Archive for category Subject: Colour Theory

Hazel Soan’s Art of the Limited Palette

Most watercolour books will have a section on working with a limited palette and there have been previous volumes on the subject. Those, however, have tended to base themselves on the author’s specific and unvaried selection. Yes, you could probably buy a set of them – how convenient.

I have never seen a Hazel Soan branded product and I doubt I ever will. This is not a book about what you should do half so much as what you can do. The difference is both subtle and vast and anyone who’s familiar with Hazel’s work will understand immediately. She’s an artist and writer who leads by example, inspires and gently guides and this is what has won her so many fans.

The paintings here are mostly done with between three and five colours, but they’re not prescriptive and Hazel varies them depending on the subject, so you might get the unsurprising Ultramarine Blue, Yellow Ochre and Permanent Rose where a blue shirt is the key hue in a simple composition. Then, a few pages later, you’re working on a summer landscape with Aureolin, Ultramarine Blue and Alizarin Crimson. The point being eloquently made is that it’s the subject that guides you, not the paintbox. These are pictures, not technical exercises.

Even more interesting are the sections where we’re down to just two colours. These are not clever tricks, but rather a way of achieving a particular result in a particular part of the work. You’ll be aware, for example, of how good Hazel is with shadows and reflections. So you’ll find yourself making a pre-mix of two greys, one red- and the other blue-shifted. Yes, there are five colours involved here, but they come down to two and depict those shadows and reflections in a rain-soaked street scene perfectly.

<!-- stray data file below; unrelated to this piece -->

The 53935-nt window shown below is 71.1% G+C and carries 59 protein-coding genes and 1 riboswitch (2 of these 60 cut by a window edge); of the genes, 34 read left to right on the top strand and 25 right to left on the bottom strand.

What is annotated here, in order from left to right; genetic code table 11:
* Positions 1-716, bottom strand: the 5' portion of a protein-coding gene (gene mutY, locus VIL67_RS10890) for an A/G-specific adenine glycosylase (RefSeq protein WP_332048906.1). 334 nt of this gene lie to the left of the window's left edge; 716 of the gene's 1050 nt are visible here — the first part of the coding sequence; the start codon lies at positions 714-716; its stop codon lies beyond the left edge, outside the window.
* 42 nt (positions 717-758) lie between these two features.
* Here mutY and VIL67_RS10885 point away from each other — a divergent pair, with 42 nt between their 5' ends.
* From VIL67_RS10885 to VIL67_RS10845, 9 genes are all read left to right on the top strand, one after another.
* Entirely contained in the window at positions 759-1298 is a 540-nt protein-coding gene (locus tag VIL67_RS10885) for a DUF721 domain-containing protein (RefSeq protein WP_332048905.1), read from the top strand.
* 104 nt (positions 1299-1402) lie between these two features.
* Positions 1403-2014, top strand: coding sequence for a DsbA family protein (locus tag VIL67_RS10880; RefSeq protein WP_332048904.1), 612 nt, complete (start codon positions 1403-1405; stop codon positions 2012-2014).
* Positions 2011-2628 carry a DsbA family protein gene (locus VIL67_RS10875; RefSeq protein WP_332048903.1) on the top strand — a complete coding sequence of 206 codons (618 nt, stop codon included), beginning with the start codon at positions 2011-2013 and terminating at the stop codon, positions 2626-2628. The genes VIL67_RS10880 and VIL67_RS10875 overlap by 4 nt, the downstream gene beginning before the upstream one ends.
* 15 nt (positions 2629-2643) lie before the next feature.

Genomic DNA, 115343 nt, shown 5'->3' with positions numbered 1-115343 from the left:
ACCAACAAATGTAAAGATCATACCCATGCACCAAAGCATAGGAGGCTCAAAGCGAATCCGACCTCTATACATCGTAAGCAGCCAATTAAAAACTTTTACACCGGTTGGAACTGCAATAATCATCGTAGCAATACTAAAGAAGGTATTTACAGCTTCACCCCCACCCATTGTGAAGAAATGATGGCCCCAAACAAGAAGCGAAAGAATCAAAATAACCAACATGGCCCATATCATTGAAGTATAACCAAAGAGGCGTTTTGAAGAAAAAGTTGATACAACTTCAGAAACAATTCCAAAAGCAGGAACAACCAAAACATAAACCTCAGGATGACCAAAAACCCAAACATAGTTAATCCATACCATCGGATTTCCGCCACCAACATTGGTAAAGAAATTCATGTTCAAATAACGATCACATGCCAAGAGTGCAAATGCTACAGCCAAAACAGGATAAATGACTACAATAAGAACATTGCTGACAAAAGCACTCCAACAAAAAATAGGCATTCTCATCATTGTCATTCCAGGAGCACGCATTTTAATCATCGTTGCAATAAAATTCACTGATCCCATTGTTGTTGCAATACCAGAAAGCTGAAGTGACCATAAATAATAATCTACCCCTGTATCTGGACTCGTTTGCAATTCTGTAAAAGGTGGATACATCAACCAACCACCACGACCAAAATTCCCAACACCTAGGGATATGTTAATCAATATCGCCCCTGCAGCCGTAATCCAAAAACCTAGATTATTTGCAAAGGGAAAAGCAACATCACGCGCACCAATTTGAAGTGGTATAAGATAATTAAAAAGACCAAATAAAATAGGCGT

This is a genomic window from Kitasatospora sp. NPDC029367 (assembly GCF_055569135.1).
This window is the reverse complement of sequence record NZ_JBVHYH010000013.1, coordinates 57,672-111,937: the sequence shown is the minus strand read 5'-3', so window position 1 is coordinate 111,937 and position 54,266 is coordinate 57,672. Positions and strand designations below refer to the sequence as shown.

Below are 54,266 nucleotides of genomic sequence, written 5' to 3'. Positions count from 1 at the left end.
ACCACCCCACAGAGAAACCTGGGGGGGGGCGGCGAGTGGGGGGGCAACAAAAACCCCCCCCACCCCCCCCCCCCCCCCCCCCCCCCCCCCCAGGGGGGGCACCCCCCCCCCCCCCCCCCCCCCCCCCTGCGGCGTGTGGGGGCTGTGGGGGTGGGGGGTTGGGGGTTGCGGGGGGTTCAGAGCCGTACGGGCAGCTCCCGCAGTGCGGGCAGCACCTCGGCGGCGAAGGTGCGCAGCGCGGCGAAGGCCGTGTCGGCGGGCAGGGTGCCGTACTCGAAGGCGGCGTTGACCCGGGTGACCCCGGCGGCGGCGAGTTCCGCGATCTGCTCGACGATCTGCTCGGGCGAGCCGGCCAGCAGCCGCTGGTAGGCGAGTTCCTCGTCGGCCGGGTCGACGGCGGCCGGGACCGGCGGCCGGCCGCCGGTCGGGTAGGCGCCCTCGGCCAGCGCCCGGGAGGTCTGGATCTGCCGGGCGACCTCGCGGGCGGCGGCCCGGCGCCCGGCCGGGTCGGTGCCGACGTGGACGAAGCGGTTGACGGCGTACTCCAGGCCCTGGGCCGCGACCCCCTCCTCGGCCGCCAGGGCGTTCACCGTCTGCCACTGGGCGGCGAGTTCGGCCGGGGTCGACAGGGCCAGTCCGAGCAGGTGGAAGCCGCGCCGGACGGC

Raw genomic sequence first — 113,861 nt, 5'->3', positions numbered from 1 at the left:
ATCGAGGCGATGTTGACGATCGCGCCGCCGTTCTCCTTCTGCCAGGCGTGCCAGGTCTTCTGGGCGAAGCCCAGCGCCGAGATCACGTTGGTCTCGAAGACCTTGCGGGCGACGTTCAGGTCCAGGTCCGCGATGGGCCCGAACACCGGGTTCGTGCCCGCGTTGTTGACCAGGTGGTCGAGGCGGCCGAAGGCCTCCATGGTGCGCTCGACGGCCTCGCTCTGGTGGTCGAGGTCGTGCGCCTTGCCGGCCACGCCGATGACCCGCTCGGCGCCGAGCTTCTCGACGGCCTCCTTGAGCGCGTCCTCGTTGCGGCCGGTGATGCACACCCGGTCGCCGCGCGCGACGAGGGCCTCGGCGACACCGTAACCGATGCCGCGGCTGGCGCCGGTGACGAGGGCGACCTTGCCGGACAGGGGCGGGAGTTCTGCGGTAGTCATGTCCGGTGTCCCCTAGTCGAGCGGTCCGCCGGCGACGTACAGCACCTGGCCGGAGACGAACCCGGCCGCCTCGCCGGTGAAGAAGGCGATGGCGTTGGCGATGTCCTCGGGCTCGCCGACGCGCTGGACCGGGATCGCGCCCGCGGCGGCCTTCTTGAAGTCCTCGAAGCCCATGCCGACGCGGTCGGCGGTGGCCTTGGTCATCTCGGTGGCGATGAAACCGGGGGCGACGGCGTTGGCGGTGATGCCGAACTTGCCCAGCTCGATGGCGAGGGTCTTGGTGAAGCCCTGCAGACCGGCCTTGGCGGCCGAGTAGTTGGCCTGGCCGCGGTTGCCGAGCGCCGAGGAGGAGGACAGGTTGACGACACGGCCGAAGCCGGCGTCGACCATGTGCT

As much as anything else, this is a book about thinking about colour. The limited palette forces you to avoid the tendency to reach for yet another shade from the dozens you have in your box (yes you do). Hazel begins with some studies that look at how different combinations enhance and set each other off – blues and yellows (obviously), but also yellows and reds, reds and blues. She also explains, with well-chosen examples that make the message abundantly clear, how to make secondary colours quickly and easily. There’s a look at the earth colours as well as the use of both related and opposing shades.

There’s so much here that this becomes one of the most comprehensive studies of and guides to colour there is.

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Colour Demystified || Julie Collins

Julie has previously been the author of fairly conventional colour mixing guides, but this is something else altogether.

There’s a hint of what’s to come in the list of acknowledgements, which includes several artists and art writers, the Tate Gallery and many art brands which will be familiar to the reader. Julie has not just done her research, but done it in depth.

It’s no exaggeration to say that, if this were alchemy, it would be the philosopher’s stone, the catalyst that turns the base metal of simple pigments into the gold of a successful painting. It’s not magic or witchcraft and has nothing to do with the creative side of painting (you’re on your own there). What it is, though, is a completely reliable guide to how your materials behave on paper (we’re working with watercolours here).

Watercolour has many properties and they’re all based in chemistry. Guides to this have appeared before, most notably Ralph Meyer’s Artist’s Handbook of Materials and Techniques, an exhaustive and exhausting tome that has its roots firmly in research chemistry. For the faint-hearted it is not.

This is shorter, illustrated and altogether more manageable. Or, let’s just say, manageable. Colours can be transparent or opaque. Some are staining, some will granulate. Some are perfect for glazing, others decidedly not. You need to know all these things, you need to know which pigments play nicely together and which should never be invited to each other’s birthday parties. It’s all in the chemistry, but you’re not a chemist, you’re an artist. You want the magic (OK, it is magic really) to happen on the palette, not in the library.

This is what Julie gives you – a practical artist’s guide to how colours work for the artist. It’s full of colour swatches, examples and demonstrations and you can see what’s happening at every stage, even try it out for yourself. It’s a book you’ll want to keep handy for reference, although there’s also a very good chance that you find you’ve remembered most of it. It’s convincing, comprehensive and joyously concise. Above all, it’s a key that opens just about every door.